Magazine Article | February 1, 2002

A Whirlwind Of Change Defines Handheld Bar Code Scanners

Source: Field Technologies Magazine

Whether it's the escalation of CCD (charge coupled device) technology, non-traditional applications, or shrinking costs, handheld scanners aren't what they used to be.

Integrated Solutions, February 2002

Is there anything revolutionary happening in the handheld bar code scanner market? Revolutionary? No. Nevertheless, there is change occurring, but you probably already know that. After all, do you own or have you ever used a digital camera? If so, then you have used the technology that's offered the biggest change recently in the handheld scanner market - CCD (charge coupled device) technology.

For the uninitiated, here's a quick review of CCD technology as provided by the industry association, AIM (Automatic Identification Manufacturers) ( "CCD scanners use a stationary flood of light (usually light emitting diodes [LEDs]) to reflect the bar code symbol image back to an array of photosensors. Depth of field (DOF) - the optimal distance for the scanner to read the bar code - ranges from contact to 6 inches, though greater DOF has been achieved. Because CCD scanners contain no moving parts, they tend to be more rugged than laser scanners. CCD-based handheld image readers are also capable of reading 2-D matrix bar codes as well as stacked and 1-D codes."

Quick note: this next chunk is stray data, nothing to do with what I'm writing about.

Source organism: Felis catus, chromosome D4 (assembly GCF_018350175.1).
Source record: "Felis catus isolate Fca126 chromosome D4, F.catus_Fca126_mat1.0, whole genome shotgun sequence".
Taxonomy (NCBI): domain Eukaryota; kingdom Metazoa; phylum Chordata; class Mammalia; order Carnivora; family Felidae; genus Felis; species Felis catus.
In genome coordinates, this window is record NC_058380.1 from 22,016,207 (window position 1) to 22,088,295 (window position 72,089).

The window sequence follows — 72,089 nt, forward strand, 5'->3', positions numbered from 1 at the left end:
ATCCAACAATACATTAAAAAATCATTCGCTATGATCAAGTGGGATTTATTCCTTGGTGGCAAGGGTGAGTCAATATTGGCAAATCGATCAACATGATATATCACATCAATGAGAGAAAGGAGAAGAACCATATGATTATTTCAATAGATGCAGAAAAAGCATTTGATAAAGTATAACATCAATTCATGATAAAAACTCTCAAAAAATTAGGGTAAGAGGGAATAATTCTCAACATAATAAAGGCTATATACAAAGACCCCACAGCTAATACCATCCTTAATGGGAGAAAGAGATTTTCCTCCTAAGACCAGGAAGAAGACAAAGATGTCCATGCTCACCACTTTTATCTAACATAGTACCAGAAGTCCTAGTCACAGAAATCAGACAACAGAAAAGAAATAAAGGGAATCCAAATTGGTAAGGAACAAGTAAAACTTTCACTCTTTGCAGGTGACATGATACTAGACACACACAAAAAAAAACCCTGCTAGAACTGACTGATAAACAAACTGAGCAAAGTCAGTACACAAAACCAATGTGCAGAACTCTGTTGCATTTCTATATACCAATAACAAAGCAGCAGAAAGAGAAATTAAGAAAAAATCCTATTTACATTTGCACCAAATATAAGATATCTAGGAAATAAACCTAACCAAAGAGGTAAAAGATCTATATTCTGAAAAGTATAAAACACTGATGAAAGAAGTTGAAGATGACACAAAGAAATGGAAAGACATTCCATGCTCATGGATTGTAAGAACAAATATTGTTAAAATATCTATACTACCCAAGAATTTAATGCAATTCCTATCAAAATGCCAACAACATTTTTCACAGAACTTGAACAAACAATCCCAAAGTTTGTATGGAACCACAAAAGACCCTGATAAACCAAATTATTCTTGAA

Technology Evolution Brings Lower CCD Costs
So what's the big deal? CCD scanners have been around for years. However, as with any evolving technology, design and manufacturing costs have come down over the past few years as demand has risen. "The digital camera industry and a general reduction in the costs of high performance processing power have driven down CCD technology costs," said Phillip Shepard, senior product manager, automated data collection for PSC Inc. (Portland, OR). "This cost reduction, coupled with the economies of offshore manufacturing, have resulted in linear CCD-based scanners that rival laser scanners in all performance areas, except long depth of field."